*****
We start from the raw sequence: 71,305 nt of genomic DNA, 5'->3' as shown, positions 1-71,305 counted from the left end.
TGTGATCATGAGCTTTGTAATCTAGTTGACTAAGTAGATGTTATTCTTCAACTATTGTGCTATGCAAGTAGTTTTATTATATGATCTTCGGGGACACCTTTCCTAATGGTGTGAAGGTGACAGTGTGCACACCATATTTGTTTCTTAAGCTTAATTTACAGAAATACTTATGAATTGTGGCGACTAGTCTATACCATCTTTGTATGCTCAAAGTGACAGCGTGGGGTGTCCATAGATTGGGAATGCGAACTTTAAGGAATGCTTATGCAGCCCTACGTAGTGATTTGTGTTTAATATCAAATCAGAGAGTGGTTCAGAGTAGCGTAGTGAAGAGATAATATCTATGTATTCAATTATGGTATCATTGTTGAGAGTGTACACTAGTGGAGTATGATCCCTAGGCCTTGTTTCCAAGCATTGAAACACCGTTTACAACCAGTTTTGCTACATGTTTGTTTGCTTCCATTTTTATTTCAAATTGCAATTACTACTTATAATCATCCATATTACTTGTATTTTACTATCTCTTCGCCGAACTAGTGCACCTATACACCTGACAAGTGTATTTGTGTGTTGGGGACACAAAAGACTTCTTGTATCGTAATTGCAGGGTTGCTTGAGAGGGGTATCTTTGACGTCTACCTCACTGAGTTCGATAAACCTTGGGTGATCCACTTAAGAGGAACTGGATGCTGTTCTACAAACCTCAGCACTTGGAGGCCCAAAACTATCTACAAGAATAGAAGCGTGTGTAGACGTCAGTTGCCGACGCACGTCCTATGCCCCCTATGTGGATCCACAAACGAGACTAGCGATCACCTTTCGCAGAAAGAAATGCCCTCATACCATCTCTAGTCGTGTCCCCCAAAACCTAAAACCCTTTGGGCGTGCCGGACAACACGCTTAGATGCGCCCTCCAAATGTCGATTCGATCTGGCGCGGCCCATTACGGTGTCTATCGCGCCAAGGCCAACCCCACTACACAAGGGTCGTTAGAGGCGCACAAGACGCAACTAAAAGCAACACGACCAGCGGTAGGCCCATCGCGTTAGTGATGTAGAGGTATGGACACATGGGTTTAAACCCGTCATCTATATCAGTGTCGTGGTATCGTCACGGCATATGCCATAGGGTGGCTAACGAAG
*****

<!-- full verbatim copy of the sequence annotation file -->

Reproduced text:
We start from the raw sequence: 71,305 nt of genomic DNA, 5'->3' as shown, positions 1-71,305 counted from the left end.
TGTGATCATGAGCTTTGTAATCTAGTTGACTAAGTAGATGTTATTCTTCAACTATTGTGCTATGCAAGTAGTTTTATTATATGATCTTCGGGGACACCTTTCCTAATGGTGTGAAGGTGACAGTGTGCACACCATATTTGTTTCTTAAGCTTAATTTACAGAAATACTTATGAATTGTGGCGACTAGTCTATACCATCTTTGTATGCTCAAAGTGACAGCGTGGGGTGTCCATAGATTGGGAATGCGAACTTTAAGGAATGCTTATGCAGCCCTACGTAGTGATTTGTGTTTAATATCAAATCAGAGAGTGGTTCAGAGTAGCGTAGTGAAGAGATAATATCTATGTATTCAATTATGGTATCATTGTTGAGAGTGTACACTAGTGGAGTATGATCCCTAGGCCTTGTTTCCAAGCATTGAAACACCGTTTACAACCAGTTTTGCTACATGTTTGTTTGCTTCCATTTTTATTTCAAATTGCAATTACTACTTATAATCATCCATATTACTTGTATTTTACTATCTCTTCGCCGAACTAGTGCACCTATACACCTGACAAGTGTATTTGTGTGTTGGGGACACAAAAGACTTCTTGTATCGTAATTGCAGGGTTGCTTGAGAGGGGTATCTTTGACGTCTACCTCACTGAGTTCGATAAACCTTGGGTGATCCACTTAAGAGGAACTGGATGCTGTTCTACAAACCTCAGCACTTGGAGGCCCAAAACTATCTACAAGAATAGAAGCGTGTGTAGACGTCAGTTGCCGACGCACGTCCTATGCCCCCTATGTGGATCCACAAACGAGACTAGCGATCACCTTTCGCAGAAAGAAATGCCCTCATACCATCTCTAGTCGTGTCCCCCAAAACCTAAAACCCTTTGGGCGTGCCGGACAACACGCTTAGATGCGCCCTCCAAATGTCGATTCGATCTGGCGCGGCCCATTACGGTGTCTATCGCGCCAAGGCCAACCCCACTACACAAGGGTCGTTAGAGGCGCACAAGACGCAACTAAAAGCAACACGACCAGCGGTAGGCCCATCGCGTTAGTGATGTAGAGGTATGGACACATGGGTTTAAACCCGTCATCTATATCAGTGTCGTGGTATCGTCACGGCATATGCCATAGGGTGGCTAACGAAG